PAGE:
Anushay Hossain: Despite her claims otherwise, Ivanka Trump has not worked to advance the rights of women
And in the #MeToo era, she can no longer portray her father as an advocate for women either, writes Hossain
Editor’s Note: Anushay Hossain is a writer and media personality based in Washington. For more, visit AnushaysPoint.com. The views expressed are her own.
Secretary of State Rex Tillerson is right to be irked that it is not him but first daughter Ivanka Trump who will lead the US delegation to the Global Entrepreneurship Summit in India.
The annual event is put on by the State Department and in the past has been attended by Secretary of State John Kerry and President Barack Obama.
This year, not only is the nation’s top diplomat not attending but the State Department, in a widely noted snub, is also withholding high-level delegation support from what is being billed as Ivanka’s most high-profile event representing the United States.
While tensions between the White House and the State Department have become apparent, what should also be clear to us by now is that Ivanka has no business representing the US on the global stage, especially at an international summit whose theme this year celebrates women’s empowerment.
Despite all her claims, Ivanka is no champion for women or our empowerment, and she has the record to prove it.
Despite touting her massive portfolio of “women’s issues,” and aside from her pending attempt to expand the child tax credit, Ivanka has not been successful in actually implementing anything. She also stays disturbingly silent throughout her father’s systematic efforts to undermine women’s health and rights, standing idly by as the President supports bill after bill taking aim at women’s access to everything from birth control to workplace safety.
To make matters worse, Ivanka has demonstrated that even pay equity is not a real priority for her. She backed her father when he ended the Obama-era rule on gender-gap wage data collection, which enabled the Equal Employment Opportunity Commission to collect salary data from large companies by race and gender to better understand patterns of pay discrimination.
“Ivanka Trump’s sporadic forays into discussions about her issue priorities, more often than not, have been largely rhetorical with few details and little concrete analysis of the economic, racial, gender, ethnic, geographic, and other differences that can influence policy needs and outcomes,” said the Center For American Progress (CAP), a left-leaning public policy research and advocacy organization.
“As a result, there has been virtually no tangible progress on any of the issues Ivanka Trump claimed that she would spearhead.”
The organization, which analyzed Ivanka’s work on women’s and working families’ issues in a report card, determined that her support for the Trump administration rolling back progress on equal pay sends mixed signals about her commitment to prioritizing the needs of all women and her ability to craft the policy solutions essential to women’s progress.
CAP gives Ivanka’s work on entrepreneurship, her most vocal effort to empower women, a D- letter grade.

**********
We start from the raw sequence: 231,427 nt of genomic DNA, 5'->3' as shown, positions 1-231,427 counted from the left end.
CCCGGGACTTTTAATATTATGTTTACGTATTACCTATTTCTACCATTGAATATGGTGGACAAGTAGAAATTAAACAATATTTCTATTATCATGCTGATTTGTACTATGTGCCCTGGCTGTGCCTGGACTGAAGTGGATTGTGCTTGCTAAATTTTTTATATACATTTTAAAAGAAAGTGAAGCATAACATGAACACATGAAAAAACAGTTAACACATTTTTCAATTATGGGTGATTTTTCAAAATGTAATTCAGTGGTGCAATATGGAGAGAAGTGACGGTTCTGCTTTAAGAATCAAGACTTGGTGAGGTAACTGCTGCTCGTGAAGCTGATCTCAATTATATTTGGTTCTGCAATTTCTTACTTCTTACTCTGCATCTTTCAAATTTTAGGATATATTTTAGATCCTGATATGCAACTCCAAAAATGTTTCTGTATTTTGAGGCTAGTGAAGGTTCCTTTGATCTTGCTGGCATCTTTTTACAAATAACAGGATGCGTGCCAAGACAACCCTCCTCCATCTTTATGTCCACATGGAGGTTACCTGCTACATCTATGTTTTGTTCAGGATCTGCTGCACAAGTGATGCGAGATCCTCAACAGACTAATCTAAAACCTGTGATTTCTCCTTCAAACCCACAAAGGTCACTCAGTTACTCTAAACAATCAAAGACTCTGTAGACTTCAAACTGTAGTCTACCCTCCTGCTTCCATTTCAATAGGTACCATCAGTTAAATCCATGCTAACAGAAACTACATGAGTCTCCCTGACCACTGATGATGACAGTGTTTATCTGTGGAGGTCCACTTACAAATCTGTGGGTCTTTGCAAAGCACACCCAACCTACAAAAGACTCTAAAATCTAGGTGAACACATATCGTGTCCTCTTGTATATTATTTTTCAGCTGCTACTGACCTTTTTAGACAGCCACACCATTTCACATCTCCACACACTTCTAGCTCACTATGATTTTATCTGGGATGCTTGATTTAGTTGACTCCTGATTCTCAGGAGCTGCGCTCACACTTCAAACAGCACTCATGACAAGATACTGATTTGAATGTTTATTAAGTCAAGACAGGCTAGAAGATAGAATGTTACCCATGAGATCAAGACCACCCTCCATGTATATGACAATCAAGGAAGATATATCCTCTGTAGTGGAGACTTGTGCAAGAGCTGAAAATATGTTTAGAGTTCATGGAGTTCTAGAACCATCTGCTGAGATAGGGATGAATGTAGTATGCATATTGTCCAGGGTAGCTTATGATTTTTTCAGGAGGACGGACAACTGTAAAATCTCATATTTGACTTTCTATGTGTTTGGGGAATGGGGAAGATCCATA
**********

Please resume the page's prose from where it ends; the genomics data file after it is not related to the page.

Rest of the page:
So why is Ivanka representing America to the world? Because she is Donald Trump’s daughter.
Although she lacks any qualifications or credentials to represent the US on the global stage, India will not be the first time Ivanka will have led an official American delegation overseas.
Soon after her father took office, Ivanka, who is also a senior White House official, represented the US in Germany at the W-20, a summit of G-20 countries aimed at promoting women’s workforce participation and equality.
Ivanka even spoke on a panel alongside German Chancellor Angela Merkel and was booed by the audience when she attempted to portray her father as a women’s rights advocate, prompting Ivanka to state that “the thousands of women who have worked with and for my father for decades when he was in the private sector are a testament to his belief and solid conviction in the potential of women and their ability to do the job as well as any man.”
But what Ivanka may have been able to (kind of) get away with in Germany is not going to work in India, because America is currently undergoing what could be a real cultural revolution when it comes to sexual abuse against women.
As the media in the US erupts with stories of sexual harassment and abuse allegations against high-profile men in virtually every industry, it is clear that the country is entering a dialogue which could impact women’s rights in America and around the world for years to come.
It is also clear that Ivanka can no longer spin her father, who has been accused by more than a dozen women of sexual misconduct and was caught on tape bragging about assaulting a woman, as some women’s rights champion.
In addition, the President’s recent backing of Republican Senate candidate Roy Moore, who stands accused of pursuing sexual relationships with teenagers when he was in his early thirties, does nothing to improve Donald Trump’s own image as a serial abuser of women.
In the Moore case, Ivanka did publicly break from her father by saying, “There’s a special place in hell for people who prey on children” and that she has no reason to doubt the victims.
But while she may have effectively glossed over her father’s misogynistic administration in the past, we are now in the #MeToo era. And the days of Ivanka being deployed as her father’s most effective PR tool are over.
At a time of decreased US global engagement and diplomacy, having Ivanka represent America in any capacity on the international stage only gives the world one clear message – that nepotism and corruption remain deeply entrenched in the Trump White House.